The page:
Tuesday, 22 December 2009

Singapore, home of private bankers, minarets and Danish beer

Historically, wealthy Arabs have seen Switzerland as a friendly country. Many members of the Gulf elite, including the late president of the United Arab Emirates Sheikh Zayed, maintain lavish summer residences in the Swiss Alps.
The Swiss decision to ban the construction of new mosque minarets has lost Switzerland serious goodwill in the Islamic world.

Swiss companies such as Nestle may see a temporary drop in sales of their products in Arab Gulf countries following the recent Swiss referendum on mosque minarets

The reaction is not as severe as it was following the Danish cartoon incident. Nevertheless, the Swiss referendum result has not gone completely unnoticed.
After the publication of the cartoons, consumer groups organized boycotts of Danish products. For a while, the import and sales of Danish dairy products into the Gulf countries fell by over 50%. (Still, I don't believe the Danish brewery Carlsberg's poor third quarter corporate results were due to a sudden shift to non-Danish beer in the Islamic world!)
Today wealthy Arabs are talking about relocating their bank accounts away from Switzerland, changing holiday patterns and boycotting Swiss products.
Bank accounts and holiday homes are 'sticky' products. It is easy to replace Danish butter or cream cheese with non-Danish brands. Likewise, Swiss yoghurts and jams may be in for a turbulent time in the next few months as emotions remain high.
However, selling a luxury home in Geneva or replacing a long standing relationship with a private banker is a painful and time consuming process, especially in the Arab world, where business opportunities are typically relationship driven.
Trying to 'buy' your way into a relationship is not necessarily the best strategy. Ask the Development Bank of Singapore (DBS) which is saddled with USD 1.3 billion of debt to Dubai World. The loan will not win any favours from a cash strapped Dubai government.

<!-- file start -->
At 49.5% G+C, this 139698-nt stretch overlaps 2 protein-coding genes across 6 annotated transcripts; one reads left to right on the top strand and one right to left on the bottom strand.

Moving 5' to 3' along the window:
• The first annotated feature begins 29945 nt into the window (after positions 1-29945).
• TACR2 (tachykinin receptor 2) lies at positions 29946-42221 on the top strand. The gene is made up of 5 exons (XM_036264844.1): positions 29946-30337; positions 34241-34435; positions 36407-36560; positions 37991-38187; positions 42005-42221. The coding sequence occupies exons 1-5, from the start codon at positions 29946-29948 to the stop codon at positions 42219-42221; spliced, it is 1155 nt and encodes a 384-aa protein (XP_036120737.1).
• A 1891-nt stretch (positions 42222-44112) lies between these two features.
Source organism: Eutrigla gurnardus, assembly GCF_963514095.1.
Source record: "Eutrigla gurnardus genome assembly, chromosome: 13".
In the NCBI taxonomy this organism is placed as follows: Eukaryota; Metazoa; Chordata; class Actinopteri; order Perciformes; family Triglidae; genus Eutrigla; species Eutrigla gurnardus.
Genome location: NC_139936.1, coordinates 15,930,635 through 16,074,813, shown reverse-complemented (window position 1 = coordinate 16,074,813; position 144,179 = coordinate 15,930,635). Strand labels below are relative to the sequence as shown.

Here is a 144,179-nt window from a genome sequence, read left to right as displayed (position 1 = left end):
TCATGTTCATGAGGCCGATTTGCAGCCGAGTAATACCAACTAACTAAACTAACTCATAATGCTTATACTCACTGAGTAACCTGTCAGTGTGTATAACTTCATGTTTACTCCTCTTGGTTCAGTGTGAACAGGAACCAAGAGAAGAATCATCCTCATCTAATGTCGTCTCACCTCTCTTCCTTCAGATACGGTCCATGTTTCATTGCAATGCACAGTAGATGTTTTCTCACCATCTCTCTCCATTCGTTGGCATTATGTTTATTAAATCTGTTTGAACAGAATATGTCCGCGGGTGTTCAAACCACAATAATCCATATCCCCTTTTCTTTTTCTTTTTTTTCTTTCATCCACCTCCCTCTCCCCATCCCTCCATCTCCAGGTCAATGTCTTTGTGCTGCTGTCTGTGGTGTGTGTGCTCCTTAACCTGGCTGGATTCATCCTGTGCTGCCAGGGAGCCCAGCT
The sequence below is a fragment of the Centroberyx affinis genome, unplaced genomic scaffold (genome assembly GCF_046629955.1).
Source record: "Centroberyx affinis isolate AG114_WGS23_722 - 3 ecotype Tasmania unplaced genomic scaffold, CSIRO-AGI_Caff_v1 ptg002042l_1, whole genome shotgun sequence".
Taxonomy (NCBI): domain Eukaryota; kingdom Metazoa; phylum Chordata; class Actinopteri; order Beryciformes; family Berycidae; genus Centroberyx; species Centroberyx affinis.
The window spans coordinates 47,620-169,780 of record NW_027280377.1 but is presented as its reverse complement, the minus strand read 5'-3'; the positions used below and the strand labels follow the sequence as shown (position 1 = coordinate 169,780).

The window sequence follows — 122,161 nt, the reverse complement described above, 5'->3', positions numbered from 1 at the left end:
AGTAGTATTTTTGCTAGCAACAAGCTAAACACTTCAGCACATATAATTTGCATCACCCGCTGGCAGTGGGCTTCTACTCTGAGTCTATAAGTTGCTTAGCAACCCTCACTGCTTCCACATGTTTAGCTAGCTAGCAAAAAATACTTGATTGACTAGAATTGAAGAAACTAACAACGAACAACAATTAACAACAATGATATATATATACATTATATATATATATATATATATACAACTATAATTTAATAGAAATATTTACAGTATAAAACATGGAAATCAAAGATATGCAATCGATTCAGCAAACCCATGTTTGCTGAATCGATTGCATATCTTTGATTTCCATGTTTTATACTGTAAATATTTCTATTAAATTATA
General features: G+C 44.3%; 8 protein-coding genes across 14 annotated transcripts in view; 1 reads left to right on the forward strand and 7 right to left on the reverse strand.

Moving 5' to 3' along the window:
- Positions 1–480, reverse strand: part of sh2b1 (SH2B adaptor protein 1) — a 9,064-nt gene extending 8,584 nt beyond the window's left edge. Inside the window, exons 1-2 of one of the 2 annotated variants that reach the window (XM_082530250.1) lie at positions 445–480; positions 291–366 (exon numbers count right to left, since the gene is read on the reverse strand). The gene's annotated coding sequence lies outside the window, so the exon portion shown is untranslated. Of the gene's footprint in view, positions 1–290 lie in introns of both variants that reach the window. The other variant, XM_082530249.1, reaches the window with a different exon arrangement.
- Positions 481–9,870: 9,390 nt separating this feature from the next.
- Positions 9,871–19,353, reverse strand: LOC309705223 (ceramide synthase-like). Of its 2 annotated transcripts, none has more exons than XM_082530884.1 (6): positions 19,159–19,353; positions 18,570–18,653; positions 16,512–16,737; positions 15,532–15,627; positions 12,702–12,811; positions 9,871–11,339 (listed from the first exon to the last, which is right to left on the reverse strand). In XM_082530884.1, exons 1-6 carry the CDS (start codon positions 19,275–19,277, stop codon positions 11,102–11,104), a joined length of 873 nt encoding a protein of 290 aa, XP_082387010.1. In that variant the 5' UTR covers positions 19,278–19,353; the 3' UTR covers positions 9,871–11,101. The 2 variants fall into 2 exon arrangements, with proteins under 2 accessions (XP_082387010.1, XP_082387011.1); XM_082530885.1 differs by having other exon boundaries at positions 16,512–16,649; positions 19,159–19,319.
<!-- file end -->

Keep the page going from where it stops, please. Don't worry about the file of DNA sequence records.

Business relationships are built incrementally as mutual trust is earned. Singaporean banks have recently invested large sums in the area of private banking; most notably, OCBC's USD 1.5 billion purchase of ING's asset management business.

Singapore has all the attributes required to expand its role as a private banking center from Southeast Asia to the Middle East. It is time for Singaporean banks to leverage on their private banking franchises.
Additional investments to establish a presence in the Gulf may seem risky at a time when the banking sector in the Gulf is under stress. But asset management is not a lending business. It is a fee based annuity business with high upfront establishment costs and a long term gestation period. The payoff is in low risk revenues – few loans that may go bad.  
Arguably, the current competitive landscape in the Gulf is highly attractive. The local banks are not in expansion mode. They are conserving capital to shore up their balance sheets in light of expected loan losses from the local corporate sector. The Swiss banks, well, you know the story. The large international banks have suffered serious dents to their reputations due to questions concerning their solvency.
There is no reason why wealthy Arabs should not buy their Swiss Patek Philippe watches in Singapore and reside in luxury apartments around the Marina. Singapore is as good a private banking center as Geneva or Zurich, barring the weather.

One thing is for sure, Arab visitors to Singapore have a variety of mosques, complete with minarets, to visit for their Friday prayers.

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